If the U.S. were a Carlin comedy album, it’d have to be Nation: Fooles.
UPDATE 1: Appears Rihanna has failed to understand the right to a concealed weapon (and she has already been banned by Instagram!):
UPDATE 2: As I note here, “Apparently Eva Green’s thinly-veiled nipples are not only more dangerous than the gun she is holding in the new Sin City sequel, Sin City: A Dame to Kill For, poster, but also more offensive than Jackman’s nipples (despite the violence and extended sequences of a topless Jackman, the film is rated PG-13 “for sequences of intense sci-fi action and violence, some sexuality and language”).”
UPDATE 3: Appears GQ offers a series of shots that sort of prove the point. Can you figure out what is taboo?
UPDATE 4: Bosom Baddies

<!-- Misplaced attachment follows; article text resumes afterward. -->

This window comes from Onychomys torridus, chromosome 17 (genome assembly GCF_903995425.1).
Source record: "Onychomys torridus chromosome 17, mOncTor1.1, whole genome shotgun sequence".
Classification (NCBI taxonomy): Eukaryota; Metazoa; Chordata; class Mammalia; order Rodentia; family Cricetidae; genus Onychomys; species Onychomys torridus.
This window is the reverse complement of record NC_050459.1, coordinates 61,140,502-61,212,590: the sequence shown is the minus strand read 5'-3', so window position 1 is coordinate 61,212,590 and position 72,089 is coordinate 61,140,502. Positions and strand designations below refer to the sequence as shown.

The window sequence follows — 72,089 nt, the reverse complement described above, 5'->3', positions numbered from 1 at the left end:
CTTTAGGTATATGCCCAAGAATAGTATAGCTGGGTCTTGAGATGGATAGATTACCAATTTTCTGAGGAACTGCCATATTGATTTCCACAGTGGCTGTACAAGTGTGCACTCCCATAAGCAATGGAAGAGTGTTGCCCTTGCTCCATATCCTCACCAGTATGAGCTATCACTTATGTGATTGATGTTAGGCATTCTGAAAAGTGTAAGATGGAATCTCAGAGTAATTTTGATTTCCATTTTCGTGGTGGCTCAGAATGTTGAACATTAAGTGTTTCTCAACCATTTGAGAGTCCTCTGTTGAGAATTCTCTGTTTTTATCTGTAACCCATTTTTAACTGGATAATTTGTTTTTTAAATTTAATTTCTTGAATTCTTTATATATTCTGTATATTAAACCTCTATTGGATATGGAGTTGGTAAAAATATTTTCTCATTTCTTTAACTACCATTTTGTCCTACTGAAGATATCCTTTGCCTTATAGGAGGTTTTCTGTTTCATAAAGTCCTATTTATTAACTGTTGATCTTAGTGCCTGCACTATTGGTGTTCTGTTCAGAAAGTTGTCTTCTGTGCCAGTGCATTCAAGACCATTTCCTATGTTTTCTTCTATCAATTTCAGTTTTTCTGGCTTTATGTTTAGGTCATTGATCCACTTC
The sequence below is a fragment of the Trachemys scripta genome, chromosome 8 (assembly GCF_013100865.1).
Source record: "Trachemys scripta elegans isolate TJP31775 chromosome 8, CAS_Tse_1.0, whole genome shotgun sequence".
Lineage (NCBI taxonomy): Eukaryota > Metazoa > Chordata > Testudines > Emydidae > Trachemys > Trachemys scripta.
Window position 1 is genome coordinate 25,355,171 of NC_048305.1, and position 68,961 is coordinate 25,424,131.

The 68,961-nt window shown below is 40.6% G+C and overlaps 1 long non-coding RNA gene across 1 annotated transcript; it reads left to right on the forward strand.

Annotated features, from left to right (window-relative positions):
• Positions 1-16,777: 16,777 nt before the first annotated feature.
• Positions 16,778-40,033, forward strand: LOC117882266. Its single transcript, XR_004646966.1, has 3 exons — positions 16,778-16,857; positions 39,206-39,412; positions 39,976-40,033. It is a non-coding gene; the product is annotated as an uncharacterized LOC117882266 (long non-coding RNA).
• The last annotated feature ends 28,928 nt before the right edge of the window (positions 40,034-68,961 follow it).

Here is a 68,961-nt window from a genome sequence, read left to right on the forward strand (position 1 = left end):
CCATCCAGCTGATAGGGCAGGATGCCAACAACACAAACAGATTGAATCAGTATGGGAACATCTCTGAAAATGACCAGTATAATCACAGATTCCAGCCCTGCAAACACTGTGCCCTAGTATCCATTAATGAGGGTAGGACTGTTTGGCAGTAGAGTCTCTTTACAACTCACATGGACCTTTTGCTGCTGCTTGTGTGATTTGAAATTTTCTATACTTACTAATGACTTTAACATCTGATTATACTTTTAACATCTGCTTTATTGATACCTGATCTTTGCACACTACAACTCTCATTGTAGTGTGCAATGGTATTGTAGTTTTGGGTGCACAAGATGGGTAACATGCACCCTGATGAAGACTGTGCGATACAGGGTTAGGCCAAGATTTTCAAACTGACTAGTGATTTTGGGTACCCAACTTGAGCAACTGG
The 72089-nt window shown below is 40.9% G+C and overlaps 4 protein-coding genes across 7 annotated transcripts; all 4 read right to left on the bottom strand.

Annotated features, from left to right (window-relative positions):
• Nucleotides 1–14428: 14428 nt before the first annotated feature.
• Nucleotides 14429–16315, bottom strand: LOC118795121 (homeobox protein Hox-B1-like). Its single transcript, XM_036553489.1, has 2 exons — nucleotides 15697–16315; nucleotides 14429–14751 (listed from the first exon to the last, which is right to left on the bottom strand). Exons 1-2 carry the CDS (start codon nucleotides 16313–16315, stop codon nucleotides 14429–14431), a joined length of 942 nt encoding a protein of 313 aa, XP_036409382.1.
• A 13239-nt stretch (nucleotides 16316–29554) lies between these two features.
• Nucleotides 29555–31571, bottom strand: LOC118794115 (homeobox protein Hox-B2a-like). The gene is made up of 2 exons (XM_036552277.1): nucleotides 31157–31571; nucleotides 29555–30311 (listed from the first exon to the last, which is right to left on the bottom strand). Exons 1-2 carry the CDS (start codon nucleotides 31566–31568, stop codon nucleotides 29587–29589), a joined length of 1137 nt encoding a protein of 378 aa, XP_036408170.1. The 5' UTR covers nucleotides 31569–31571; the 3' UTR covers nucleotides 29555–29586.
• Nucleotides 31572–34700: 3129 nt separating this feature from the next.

I fear that we have become either callous or numb—either is a tragic consequence of mass shootings, even those at schools, becoming commonplace.
Here, I invite you to read from a group of pieces I wrote after and about the mass school shooting at Sandy Hook Elementary in Newtown, CT, one year ago, December 14, 2012:
“They’re All Our Children” (AlterNet)
- Alongside discussions of mental health and gun control, we must use the lessons of Sandy Hook to reframe the debate around education reform.
Misreading the Right to Bear Arms (AlterNet)
- Confronting gun ownership is an argument about violence — not about autonomy and freedom.
“In 2008, 2,947 children and teens died from guns in the United States and 2,793 died in 2009 for a total of 5,740,” details Protect Children Not Guns 2012 (Children’s Defense Fund), “—one child or teen every three hours, eight every day, 55 every week for two years” (p. 2).
Tragedy is often reserved for single catastrophic events, but cumulative loss is no less tragic, particularly when the lives of innocent children and teens are placed in the context of daily violence.